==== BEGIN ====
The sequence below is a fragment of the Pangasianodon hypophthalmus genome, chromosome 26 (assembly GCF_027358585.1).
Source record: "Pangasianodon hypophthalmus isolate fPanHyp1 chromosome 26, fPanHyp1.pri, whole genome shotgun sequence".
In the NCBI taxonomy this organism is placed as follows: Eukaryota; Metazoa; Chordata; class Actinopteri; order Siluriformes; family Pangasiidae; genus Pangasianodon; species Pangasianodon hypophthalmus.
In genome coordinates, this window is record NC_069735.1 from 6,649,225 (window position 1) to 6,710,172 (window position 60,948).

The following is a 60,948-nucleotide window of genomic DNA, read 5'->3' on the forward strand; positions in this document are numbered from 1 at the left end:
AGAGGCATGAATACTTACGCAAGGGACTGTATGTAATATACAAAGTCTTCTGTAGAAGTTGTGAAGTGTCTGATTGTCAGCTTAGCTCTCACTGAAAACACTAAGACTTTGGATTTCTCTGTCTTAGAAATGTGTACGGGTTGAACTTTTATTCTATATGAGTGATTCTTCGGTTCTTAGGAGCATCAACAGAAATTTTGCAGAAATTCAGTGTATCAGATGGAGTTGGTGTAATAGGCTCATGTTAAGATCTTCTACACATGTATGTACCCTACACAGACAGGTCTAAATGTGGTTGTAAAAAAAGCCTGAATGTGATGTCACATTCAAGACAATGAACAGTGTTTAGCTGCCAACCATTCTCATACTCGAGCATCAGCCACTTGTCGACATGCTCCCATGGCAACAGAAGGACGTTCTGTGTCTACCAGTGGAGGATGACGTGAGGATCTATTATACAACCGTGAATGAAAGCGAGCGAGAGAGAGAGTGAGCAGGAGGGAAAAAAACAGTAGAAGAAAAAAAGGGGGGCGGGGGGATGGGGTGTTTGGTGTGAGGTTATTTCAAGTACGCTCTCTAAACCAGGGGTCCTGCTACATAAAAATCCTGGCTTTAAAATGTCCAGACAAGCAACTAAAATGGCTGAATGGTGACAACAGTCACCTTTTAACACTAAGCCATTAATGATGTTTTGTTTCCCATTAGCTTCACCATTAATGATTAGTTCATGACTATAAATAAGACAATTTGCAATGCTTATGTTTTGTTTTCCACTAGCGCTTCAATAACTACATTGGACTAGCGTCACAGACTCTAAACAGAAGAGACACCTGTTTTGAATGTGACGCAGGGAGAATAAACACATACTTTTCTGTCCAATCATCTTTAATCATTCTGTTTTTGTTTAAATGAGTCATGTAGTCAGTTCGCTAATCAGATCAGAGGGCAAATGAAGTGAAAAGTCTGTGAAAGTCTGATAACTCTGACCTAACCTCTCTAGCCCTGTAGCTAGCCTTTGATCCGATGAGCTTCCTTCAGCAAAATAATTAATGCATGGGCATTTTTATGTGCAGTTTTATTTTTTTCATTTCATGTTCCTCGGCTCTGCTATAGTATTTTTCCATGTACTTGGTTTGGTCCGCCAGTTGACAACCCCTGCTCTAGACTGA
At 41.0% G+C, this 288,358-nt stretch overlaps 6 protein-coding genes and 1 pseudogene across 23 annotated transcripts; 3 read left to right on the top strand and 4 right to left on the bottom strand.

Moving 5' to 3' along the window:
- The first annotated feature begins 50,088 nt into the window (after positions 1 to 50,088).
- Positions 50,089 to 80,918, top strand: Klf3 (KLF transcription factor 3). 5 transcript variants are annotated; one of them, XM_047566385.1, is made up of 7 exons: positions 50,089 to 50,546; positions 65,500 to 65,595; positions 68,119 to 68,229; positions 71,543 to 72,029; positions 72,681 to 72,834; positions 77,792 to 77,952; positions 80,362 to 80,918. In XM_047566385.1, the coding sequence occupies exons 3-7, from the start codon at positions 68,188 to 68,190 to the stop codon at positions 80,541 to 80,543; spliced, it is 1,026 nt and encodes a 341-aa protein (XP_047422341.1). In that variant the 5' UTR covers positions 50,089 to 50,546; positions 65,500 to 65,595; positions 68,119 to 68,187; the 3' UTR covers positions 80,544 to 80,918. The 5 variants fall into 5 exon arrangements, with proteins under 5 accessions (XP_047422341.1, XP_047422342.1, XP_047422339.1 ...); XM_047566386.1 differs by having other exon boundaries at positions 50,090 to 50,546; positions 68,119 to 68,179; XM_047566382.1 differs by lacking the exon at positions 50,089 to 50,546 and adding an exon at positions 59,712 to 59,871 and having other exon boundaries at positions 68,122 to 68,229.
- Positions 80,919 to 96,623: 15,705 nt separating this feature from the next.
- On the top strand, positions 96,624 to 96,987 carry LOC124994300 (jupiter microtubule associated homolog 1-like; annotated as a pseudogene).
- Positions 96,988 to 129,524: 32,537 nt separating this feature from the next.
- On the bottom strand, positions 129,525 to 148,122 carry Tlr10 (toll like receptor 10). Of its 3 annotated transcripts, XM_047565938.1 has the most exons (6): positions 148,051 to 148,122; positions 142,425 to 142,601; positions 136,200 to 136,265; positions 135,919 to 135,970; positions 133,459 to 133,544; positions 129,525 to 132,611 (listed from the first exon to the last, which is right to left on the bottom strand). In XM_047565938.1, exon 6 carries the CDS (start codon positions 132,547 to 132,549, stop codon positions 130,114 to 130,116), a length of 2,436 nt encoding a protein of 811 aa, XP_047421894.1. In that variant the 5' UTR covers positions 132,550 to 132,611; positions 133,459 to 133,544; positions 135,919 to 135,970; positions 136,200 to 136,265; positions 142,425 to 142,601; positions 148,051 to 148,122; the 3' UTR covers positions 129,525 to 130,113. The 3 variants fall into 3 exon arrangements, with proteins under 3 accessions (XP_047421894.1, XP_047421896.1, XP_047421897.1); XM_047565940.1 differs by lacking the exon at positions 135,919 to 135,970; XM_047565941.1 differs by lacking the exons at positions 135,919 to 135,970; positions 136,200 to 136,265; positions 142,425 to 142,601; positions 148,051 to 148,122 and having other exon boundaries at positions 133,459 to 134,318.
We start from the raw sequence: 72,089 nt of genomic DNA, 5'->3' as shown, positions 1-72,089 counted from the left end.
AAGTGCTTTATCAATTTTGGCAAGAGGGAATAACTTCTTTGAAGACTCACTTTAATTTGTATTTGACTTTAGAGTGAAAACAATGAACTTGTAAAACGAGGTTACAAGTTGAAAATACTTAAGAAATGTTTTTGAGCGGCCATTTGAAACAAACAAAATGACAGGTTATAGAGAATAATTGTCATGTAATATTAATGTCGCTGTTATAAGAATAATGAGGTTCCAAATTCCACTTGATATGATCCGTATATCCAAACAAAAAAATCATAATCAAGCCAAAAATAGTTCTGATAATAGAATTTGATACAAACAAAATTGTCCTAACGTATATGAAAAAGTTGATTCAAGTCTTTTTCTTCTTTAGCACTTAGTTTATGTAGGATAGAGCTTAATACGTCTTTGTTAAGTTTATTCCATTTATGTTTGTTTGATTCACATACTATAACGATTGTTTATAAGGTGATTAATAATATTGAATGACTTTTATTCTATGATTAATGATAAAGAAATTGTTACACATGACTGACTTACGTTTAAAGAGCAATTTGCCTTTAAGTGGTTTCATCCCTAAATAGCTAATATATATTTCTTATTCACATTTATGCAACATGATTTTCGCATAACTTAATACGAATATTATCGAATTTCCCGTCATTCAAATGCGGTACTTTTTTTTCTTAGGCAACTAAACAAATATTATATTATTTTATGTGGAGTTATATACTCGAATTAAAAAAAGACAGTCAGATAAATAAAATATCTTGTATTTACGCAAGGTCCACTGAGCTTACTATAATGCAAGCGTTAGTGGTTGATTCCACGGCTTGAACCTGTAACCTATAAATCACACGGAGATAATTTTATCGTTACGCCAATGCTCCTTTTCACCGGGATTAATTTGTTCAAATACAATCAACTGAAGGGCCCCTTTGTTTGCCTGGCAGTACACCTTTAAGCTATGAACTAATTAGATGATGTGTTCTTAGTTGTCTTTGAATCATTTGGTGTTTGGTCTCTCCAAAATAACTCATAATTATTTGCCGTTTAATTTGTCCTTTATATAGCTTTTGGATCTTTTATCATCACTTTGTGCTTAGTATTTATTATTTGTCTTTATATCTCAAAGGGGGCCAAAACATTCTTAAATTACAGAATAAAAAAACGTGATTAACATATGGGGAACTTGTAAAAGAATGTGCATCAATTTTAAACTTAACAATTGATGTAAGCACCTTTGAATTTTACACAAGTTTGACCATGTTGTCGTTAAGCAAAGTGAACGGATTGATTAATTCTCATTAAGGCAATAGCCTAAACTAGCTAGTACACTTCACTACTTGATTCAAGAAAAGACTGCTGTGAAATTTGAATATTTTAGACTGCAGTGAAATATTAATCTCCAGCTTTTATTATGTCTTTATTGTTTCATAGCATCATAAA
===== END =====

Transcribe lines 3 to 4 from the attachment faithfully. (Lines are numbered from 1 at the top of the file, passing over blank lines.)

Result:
In the NCBI taxonomy this organism is placed as follows: Eukaryota; Metazoa; Chordata; class Actinopteri; order Siluriformes; family Pangasiidae; genus Pangasianodon; species Pangasianodon hypophthalmus.
In genome coordinates, this window is record NC_069735.1 from 6,649,225 (window position 1) to 6,710,172 (window position 60,948).